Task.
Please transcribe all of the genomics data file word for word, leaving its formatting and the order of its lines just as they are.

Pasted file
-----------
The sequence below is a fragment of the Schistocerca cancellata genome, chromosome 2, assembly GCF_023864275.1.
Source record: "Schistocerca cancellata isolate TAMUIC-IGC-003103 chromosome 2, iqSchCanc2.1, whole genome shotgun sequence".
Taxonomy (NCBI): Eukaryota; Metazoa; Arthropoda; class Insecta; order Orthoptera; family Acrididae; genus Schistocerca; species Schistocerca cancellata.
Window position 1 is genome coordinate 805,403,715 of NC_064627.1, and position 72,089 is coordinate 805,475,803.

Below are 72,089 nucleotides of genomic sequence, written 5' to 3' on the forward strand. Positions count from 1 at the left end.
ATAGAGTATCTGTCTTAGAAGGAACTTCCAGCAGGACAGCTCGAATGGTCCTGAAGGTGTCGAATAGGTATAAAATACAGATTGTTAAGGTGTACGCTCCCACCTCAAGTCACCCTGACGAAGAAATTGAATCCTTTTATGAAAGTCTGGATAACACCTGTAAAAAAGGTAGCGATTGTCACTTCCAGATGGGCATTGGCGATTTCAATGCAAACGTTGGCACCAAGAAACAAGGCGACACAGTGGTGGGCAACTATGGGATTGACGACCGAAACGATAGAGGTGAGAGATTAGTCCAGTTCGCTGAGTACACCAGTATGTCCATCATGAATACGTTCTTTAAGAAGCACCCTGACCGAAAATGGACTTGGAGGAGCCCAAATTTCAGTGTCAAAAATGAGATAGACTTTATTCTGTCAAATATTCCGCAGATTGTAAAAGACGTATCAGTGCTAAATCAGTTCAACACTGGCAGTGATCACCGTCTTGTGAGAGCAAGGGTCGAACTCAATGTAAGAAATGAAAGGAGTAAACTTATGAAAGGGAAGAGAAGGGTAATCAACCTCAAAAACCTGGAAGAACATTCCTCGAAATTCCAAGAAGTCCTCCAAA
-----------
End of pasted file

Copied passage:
The sequence below is a fragment of the Schistocerca cancellata genome, chromosome 2, assembly GCF_023864275.1.
Source record: "Schistocerca cancellata isolate TAMUIC-IGC-003103 chromosome 2, iqSchCanc2.1, whole genome shotgun sequence".
Taxonomy (NCBI): Eukaryota; Metazoa; Arthropoda; class Insecta; order Orthoptera; family Acrididae; genus Schistocerca; species Schistocerca cancellata.
Window position 1 is genome coordinate 805,403,715 of NC_064627.1, and position 72,089 is coordinate 805,475,803.

Below are 72,089 nucleotides of genomic sequence, written 5' to 3' on the forward strand. Positions count from 1 at the left end.
ATAGAGTATCTGTCTTAGAAGGAACTTCCAGCAGGACAGCTCGAATGGTCCTGAAGGTGTCGAATAGGTATAAAATACAGATTGTTAAGGTGTACGCTCCCACCTCAAGTCACCCTGACGAAGAAATTGAATCCTTTTATGAAAGTCTGGATAACACCTGTAAAAAAGGTAGCGATTGTCACTTCCAGATGGGCATTGGCGATTTCAATGCAAACGTTGGCACCAAGAAACAAGGCGACACAGTGGTGGGCAACTATGGGATTGACGACCGAAACGATAGAGGTGAGAGATTAGTCCAGTTCGCTGAGTACACCAGTATGTCCATCATGAATACGTTCTTTAAGAAGCACCCTGACCGAAAATGGACTTGGAGGAGCCCAAATTTCAGTGTCAAAAATGAGATAGACTTTATTCTGTCAAATATTCCGCAGATTGTAAAAGACGTATCAGTGCTAAATCAGTTCAACACTGGCAGTGATCACCGTCTTGTGAGAGCAAGGGTCGAACTCAATGTAAGAAATGAAAGGAGTAAACTTATGAAAGGGAAGAGAAGGGTAATCAACCTCAAAAACCTGGAAGAACATTCCTCGAAATTCCAAGAAGTCCTCCAAA